More importantly, the problem of a generalized China Model discourse, which describes China’s unique state-economy relations as being a certain type, is deeply political (Ferchen 2013: 392). The modernization theory as an attempt to derive universal principles of social development has been identified as a historical pattern of rationalization (Wheeler 2005: 4). However, for developing countries, it is important they establish what is best for themselves based on their own circumstances and not simply what they are told to do by others (Breslin 2011: 1338). Thus, many Chinese scholars prefer the China Model to the Beijing Consensus, as they believe consensus means an ideal model that other states can promote, whereas the discourse of the China Model provides a potential paradigm for other countries so that they may develop in their own ways, rather than providing a blueprint for others to follow (Chan et al. 2008: 13). The discourse of the China Model in turn gives legitimacy to various alternative development paths that diverge from the free-market democratic ideal promoted by others (Kennedy 2010).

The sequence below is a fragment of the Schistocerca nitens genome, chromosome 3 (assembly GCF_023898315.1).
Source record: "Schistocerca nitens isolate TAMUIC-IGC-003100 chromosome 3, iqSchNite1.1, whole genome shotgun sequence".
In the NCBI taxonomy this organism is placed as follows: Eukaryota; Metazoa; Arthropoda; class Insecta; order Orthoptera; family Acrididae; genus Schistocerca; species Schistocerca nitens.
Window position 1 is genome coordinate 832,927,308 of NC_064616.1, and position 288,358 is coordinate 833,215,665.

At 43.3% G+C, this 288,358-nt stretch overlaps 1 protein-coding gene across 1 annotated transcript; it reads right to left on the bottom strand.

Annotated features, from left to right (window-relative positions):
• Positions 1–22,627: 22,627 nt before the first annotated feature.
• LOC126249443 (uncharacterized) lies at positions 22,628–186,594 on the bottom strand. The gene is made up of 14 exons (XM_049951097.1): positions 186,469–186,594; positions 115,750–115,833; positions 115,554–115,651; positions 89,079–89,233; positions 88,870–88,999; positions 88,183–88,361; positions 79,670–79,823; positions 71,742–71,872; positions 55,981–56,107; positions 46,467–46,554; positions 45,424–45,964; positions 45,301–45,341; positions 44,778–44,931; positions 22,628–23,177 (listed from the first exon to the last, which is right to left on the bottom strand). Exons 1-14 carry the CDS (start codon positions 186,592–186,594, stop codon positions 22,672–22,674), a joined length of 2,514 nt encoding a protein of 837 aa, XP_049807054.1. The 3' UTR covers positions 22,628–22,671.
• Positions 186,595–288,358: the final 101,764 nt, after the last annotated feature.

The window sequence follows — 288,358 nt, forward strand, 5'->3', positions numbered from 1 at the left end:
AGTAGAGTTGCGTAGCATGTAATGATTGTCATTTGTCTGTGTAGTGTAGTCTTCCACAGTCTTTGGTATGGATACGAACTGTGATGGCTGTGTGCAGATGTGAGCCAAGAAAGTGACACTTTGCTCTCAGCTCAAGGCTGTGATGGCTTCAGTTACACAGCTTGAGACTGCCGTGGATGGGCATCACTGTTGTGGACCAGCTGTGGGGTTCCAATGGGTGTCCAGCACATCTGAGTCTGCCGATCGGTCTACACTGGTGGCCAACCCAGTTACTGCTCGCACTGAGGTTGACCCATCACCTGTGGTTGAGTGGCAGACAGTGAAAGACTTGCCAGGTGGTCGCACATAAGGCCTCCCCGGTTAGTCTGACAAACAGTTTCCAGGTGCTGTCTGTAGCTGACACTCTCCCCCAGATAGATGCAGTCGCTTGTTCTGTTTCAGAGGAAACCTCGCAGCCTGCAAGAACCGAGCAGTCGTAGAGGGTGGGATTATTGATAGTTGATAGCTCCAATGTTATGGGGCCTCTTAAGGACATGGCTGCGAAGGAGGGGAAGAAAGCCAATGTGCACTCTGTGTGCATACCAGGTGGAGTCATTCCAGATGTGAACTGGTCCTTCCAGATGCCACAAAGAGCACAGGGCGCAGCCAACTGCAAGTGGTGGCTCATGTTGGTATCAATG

Thus, similar to the China Dream discourse, the discourse of the China Model is often seen as a form of resistance to democratic pressures in the course of China’s modernization project (Ambrosio 2012: 395). The assumption that the authoritarian state is in direct opposition to neoliberalism is problematic. First, as Kennedy argues, the Washington Consensus is often conflated with the economic ideology of neoliberalism, as if everything that highlights the role of strong political institutions in economic development would be excluded from the Washington doctrines (2010: 464-465). However, it is not the case as the Washington Consensus also advocates building up strengthened political institutions to generate good governance in support of economic development (465). Moreover, even if the Washington Consensus can be viewed as a neoliberal dogma, there are a number of cases that demonstrate that neoliberalism and authoritarianism can coexist, as in China (Ong 2007: 6). This example is not a threat to liberal democracy as such, but represents the uncertain path to the future in the era of globalization (Ambrosio 2012: 397).